Edit Blog Post
Published: October 1st 2017
Geo: 22.63, 120.27
Lots of temples today, which varied from the beautiful to the very tacky. We began by driving to Lukang, a port city near the coast, famous for being the center of the venison/antler trade from the time of the Dutch. There, our first stop was Longshan Temple, one of more lovely … an old wooden temple, dating from the Qing Dynasty, with several quiet courtyards centered around two ancient fichus trees. The temple was crowded with worshipers, praying to the figure of the goddess of mercy, and the air was redolent with the smell of joss sticks and blossoms. The painted temple guardians were fabulous, though faded and difficult to see in the dim lighting. The roofline had the distinctive "swallow tail" ends, showing that the temple was built by a noble of high rank.
From the temple, we drove to the center of the old town. The most memorable thing about the drive was that rice is grown in every vacant lot, right up to the walls of buildings on either side, and somewhat littered with trash. Once in the old town, we walked through the old street, although the atmosphere was somewhat disturbed by the constant flow
of scooters and the fact that the buildings had mostly been replaced without too much regard to recreating the original edifice. No matter. More interesting was the current main street, with small shops selling a variety of food and wares. At the end, we visited Matsu temple, which was more full of tourists than worshippers. Still, it was a lovely temple, with a small fishpond full of koi and turtles. It clearly had become a wishing pond, though that was something, according to our guide, which locals adopted from Europeans.
We lunched at a small restaurant just outside the temple, tried the local specialties of “monkey shrimp” and oyster omelet. The former was quite tasty but the latter was a bit too sweet (and fishy, an odd combination) for my liking.
The weather had turned rather cool and windy, so we actually pulled on our lightweight jackets.
We then had a long, boring drive through the haze and the endless towns, to Kaohsiung city, where we visited the natural-artificial lake (“Lotus Pond”😉, the shores of which are lined with temples. We visited four spots: a giant statue of Myoken, the personification of the north pole star; spring and autumn pavilions;
with Confucian refuge; and the dragon and tiger pagodas of the Daoist temple. These shrines are reminded us of nothing so much as amusement park fun houses, or at least all of the giant statues of things that dot Queensland. The north pole star has a French manicure; on the inside, the shrine actually has some lovely murals on the ceiling, which are covered in the patina of smoke, and a surprisingly elegant architecture, with curving staircases leading up to a viewing balcony.
The most interesting thing about the Confucian pagoda was the bridge, lined with yellow lanterns, leading out to it, and the fact that this refuge of scholars had several kiddy-rides of the front-of-the-supermarket variety in it. We climbed up to the upper floor, to view the lake through the haze. Being a clearly artificial lake, it is not particularly lovely … but we able to just make out the giant pole-star guy, rumored to be the largest statue in Asia, just a few hundred metres away.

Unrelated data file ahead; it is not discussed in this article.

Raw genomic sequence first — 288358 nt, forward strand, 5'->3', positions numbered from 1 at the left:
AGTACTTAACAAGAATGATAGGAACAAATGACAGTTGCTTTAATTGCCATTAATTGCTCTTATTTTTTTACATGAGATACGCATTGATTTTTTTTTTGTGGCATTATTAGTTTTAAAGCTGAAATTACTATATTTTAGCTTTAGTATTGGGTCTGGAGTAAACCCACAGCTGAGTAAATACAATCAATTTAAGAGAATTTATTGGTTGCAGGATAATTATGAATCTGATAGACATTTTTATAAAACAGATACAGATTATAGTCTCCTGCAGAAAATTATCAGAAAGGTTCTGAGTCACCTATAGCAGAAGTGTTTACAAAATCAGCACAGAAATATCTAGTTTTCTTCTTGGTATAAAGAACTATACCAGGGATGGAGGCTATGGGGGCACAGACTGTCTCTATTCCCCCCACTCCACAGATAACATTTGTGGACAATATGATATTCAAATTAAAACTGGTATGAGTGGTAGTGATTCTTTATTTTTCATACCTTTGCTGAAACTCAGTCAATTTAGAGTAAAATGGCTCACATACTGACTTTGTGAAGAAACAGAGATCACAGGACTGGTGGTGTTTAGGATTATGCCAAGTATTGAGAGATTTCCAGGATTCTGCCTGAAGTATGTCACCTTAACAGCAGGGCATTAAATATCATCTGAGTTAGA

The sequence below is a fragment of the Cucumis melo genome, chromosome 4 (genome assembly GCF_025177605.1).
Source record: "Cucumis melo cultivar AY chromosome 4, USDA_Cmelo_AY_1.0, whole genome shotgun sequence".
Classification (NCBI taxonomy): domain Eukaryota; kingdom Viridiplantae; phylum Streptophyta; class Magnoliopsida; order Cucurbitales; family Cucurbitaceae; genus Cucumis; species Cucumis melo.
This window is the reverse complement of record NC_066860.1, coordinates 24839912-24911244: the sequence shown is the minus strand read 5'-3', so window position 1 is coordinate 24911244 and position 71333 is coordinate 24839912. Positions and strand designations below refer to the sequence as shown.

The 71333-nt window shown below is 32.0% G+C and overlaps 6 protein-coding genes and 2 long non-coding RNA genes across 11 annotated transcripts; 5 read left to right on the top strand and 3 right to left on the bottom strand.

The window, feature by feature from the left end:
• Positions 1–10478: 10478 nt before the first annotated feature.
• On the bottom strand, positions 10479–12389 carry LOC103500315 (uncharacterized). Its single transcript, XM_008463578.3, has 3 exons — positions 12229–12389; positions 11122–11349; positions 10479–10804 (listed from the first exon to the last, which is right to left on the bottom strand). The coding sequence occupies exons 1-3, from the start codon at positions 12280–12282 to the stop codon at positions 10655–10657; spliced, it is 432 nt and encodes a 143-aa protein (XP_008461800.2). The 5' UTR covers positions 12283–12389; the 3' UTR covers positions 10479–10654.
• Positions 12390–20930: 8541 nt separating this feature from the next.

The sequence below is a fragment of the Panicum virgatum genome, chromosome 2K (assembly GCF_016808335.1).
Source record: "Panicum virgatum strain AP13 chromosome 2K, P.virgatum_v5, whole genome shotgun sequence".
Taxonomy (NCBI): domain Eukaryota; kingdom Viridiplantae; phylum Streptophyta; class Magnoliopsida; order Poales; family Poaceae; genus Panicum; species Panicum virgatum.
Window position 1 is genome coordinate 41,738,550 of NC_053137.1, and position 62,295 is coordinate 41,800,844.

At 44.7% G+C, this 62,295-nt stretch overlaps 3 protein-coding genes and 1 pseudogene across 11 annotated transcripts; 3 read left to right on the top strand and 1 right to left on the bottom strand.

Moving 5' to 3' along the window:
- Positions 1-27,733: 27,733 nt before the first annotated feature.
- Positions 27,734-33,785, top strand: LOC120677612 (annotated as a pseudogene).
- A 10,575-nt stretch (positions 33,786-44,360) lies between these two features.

How to describe the experience of the dragon and tiger pagodas? After crossing the seven-turns bridge, you enter through the dragon's throat, much like entering a funhouse … there's a staircase that
leads up and down through the throat, painted with brightly color morality tales. You can then climb, as we did, the six open stories of the seven-story pagoda and viewed the hazy world from above. Returning to the lake level, you then cross a bridge to the tiger pagoda and exit the complex by entering the tiger's butt and emerging from his mouth.
Our final stop of the day was the former British consulate, a lovely brick building on the hill behind Kaohsiung. The building itself on the interior was not much: there was a set up of a British official drinking tea with a Chinese official. We were told that they had to put a big metal fence around it because visitors from Mainland China are still resentful of the unfairness of the treaty, and so would break off the fingers of the British official. The remaining rooms held an exhibit of the “age of exploration”, which included some photos of old maps. More interesting was the view from the veranda, as well as the exterior of the building itself.
From there, we went to our hotel, which is reasonably nice. It sits a few blocks away from the Love
River, but it wasn't a bad walk at all. We sat down for a few minutes then strolled out to the river. It was very pleasant sitting at the coffee house near the water, waving at the Chinese tourists on their river cruise.
After coffee, we strolled down the promenade, then across one bridge, back up the promenade, and across the next bridge. It was dark by this point, and the lights on the river were lovely. From the river, we walked down the main boulevard, to the “tourist” street market. Many things, including food, were for sale, but we weren't feeling like fried seafood or coagulated pig's blood, so we walked to a small café along the side street for dinner. Then back to the hotel to play a game of story cubes, and sleep.
Tot: 3.34s; Tpl: 0.118s; cc: 9; qc: 48; dbt: 0.1044s; 3; m:saturn w:www (22.214.171.124); sld: 2;
; mem: 1.5mb